On Saturday 21 April the results of the studies on the presence in the cloister of the church of San Fermo Maggiore of a sarcophagus in which the master Arnau de Torroja may have been buried will be presented.
On Saturday 21 April, the results of archival, archaeological and historical studies on the presence of the Templars in Verona will be officially presented, as well as the first results of the scientific analyzes carried out on the finds found in a sarcophagus kept in the cloister of the church of San Fermo Maggiore.
The importance of the event is given by the fact that the sarcophagus could be the only tomb in the world attributable to a Master General of the Temple, Arnau de Torroja . One of the reasons that would lead to this identification, among others, is the particular and very clear reproduction of the cross, engraved on one of the two short sides of the sarcophagus made of Veronese stone. The cross also features a stylized sword in the lower arm. A symbolism traditionally attributed to the General Masters. Of the twenty-three Masters who led the Templar order, only one died in Verona, Arnau de Torroja. De Torroja was a Templar knight of Catalan origin who died on 30 September 1184, whose burial place has never been found. And all the other burials, made in Paris or in the Holy Land, by the other masters have been lost.
The discovery of the tomb took place several years ago and started a series of researches and analyzes on the sarcophagus to try to frame it historically and to attribute an identity to the deceased. The historical, archival, archaeological and anthropological studies were coordinated by the anthropologist and professor emeritus of the University of Bologna, Monsignor Fiorenzo Facchini together with the archaeologist Giampiero Bagni. The group of scholars is made up of Italian and foreign experts connected with the universities of Bologna, Nottingham Trent and Barcelona.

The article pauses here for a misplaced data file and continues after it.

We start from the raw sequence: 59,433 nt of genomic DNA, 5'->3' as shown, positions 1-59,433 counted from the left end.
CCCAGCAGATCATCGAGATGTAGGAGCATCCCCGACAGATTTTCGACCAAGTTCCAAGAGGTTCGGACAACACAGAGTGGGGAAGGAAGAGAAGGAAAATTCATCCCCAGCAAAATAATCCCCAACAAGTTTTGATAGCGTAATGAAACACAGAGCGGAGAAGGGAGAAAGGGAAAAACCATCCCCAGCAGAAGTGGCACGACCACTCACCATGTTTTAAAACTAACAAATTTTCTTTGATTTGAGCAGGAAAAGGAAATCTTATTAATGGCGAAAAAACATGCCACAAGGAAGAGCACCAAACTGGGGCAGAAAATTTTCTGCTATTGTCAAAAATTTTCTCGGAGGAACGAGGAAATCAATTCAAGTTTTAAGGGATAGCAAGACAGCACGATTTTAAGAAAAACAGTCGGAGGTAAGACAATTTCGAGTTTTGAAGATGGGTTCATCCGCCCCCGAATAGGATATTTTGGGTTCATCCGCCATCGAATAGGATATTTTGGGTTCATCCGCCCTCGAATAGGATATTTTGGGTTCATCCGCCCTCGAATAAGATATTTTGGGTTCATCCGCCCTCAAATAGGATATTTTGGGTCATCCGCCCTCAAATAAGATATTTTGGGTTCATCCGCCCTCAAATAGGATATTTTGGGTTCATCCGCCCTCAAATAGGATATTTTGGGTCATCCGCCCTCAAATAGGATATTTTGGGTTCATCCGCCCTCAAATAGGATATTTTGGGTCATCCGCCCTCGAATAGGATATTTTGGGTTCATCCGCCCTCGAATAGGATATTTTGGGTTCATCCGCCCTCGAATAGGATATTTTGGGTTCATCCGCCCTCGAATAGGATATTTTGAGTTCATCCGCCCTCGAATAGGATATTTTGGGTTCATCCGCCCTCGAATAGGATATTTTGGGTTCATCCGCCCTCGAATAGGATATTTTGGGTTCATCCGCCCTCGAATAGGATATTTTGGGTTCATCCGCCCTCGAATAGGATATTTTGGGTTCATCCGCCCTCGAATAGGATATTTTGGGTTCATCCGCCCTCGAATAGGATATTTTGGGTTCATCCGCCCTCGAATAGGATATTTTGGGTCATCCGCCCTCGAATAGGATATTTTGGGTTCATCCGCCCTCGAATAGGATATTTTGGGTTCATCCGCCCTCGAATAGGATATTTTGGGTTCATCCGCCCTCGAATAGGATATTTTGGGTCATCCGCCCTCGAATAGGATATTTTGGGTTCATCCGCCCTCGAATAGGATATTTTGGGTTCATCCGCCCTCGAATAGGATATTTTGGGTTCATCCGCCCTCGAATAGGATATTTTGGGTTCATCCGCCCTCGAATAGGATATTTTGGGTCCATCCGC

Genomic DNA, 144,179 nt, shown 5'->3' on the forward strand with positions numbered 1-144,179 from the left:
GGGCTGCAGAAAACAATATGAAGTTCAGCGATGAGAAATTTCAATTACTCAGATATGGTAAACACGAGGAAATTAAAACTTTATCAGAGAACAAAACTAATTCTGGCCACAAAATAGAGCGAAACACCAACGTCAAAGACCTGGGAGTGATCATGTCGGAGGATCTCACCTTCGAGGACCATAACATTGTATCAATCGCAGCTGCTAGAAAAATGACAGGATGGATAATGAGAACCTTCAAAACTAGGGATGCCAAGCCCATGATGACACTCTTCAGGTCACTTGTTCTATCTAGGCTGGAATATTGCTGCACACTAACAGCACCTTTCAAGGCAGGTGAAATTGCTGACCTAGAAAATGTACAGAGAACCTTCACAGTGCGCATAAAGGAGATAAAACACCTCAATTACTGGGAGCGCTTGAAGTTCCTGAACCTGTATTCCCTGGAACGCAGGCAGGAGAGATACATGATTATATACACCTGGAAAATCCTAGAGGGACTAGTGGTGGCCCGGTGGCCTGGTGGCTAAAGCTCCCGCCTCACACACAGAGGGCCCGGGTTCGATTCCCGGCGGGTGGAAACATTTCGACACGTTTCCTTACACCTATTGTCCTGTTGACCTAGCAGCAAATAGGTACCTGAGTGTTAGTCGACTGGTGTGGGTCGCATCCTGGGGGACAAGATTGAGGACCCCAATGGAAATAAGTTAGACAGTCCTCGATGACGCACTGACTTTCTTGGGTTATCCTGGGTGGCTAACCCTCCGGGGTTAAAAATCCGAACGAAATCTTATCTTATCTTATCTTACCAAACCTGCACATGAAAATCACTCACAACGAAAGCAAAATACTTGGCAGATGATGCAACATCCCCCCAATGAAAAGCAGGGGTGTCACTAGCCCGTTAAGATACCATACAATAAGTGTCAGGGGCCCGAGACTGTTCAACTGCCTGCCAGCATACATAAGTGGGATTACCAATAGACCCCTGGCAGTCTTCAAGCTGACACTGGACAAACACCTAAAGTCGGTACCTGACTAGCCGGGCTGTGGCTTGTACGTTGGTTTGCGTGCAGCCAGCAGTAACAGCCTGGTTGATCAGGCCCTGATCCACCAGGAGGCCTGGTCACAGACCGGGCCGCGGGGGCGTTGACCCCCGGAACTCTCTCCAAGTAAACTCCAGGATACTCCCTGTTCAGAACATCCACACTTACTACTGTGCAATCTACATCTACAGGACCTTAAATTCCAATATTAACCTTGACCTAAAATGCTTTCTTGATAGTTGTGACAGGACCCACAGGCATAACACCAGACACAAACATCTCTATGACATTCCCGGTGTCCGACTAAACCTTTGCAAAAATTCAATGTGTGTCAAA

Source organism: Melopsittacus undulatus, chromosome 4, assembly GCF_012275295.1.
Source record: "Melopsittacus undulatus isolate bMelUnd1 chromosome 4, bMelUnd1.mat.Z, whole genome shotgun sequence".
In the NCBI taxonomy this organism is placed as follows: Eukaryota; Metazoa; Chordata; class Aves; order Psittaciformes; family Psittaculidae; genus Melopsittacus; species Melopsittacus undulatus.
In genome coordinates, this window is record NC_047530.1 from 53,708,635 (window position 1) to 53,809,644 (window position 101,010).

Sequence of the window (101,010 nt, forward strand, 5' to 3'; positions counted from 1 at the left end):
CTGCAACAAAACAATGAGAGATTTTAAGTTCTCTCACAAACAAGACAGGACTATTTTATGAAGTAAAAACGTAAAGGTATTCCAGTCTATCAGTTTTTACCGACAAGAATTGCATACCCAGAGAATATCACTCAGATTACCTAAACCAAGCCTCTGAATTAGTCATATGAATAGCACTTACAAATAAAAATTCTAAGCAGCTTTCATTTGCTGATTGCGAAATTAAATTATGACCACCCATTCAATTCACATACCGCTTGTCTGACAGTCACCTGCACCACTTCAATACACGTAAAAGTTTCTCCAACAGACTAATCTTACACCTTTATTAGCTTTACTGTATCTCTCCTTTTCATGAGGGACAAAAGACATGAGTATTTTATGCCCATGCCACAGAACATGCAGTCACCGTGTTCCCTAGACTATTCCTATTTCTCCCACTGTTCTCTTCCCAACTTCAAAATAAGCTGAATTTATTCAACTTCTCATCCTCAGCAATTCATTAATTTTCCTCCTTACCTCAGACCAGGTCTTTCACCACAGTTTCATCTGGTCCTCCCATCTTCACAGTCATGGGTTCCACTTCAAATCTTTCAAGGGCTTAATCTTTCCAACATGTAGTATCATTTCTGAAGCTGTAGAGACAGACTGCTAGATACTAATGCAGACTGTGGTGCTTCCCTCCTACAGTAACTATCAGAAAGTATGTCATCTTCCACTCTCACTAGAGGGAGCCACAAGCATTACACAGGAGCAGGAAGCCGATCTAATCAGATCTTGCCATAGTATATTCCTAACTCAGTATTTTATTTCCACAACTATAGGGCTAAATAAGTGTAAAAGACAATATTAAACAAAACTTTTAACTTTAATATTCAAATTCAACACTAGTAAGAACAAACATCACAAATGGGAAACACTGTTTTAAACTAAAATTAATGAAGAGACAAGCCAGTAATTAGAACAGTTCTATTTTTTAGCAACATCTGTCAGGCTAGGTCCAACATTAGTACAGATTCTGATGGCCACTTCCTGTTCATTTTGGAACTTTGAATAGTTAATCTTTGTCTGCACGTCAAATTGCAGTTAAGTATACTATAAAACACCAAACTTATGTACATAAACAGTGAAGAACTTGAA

The conference is organized by the Catholic Templars Association of Italy and by the Scientific Coordination for Research on Religious-Military Orders, together with the Diocesan Art Museum of San Fermo Maggiore and the Diocese of Verona, in collaboration with the Free Association of Templar Researchers. Italians, the Museum of the Beata Vergine di San Luca and the Society for the Study of the Crusades and the Latin East, represented, the latter, by Professor Jonathan Phillips of the Royal Holloway of London and by Professor Nicholas Morton of Nottingham Trent University. The program foresees the opening of the works at 9 in the auditorium of the church of San Fermo Maggiore. In the morning the historical-archival and archaeological session will take place, and from 2.30 pm the conference will enter the heart of the conference which will end with a round table among the various speakers who will summarize the results of the studies and analyzes carried out.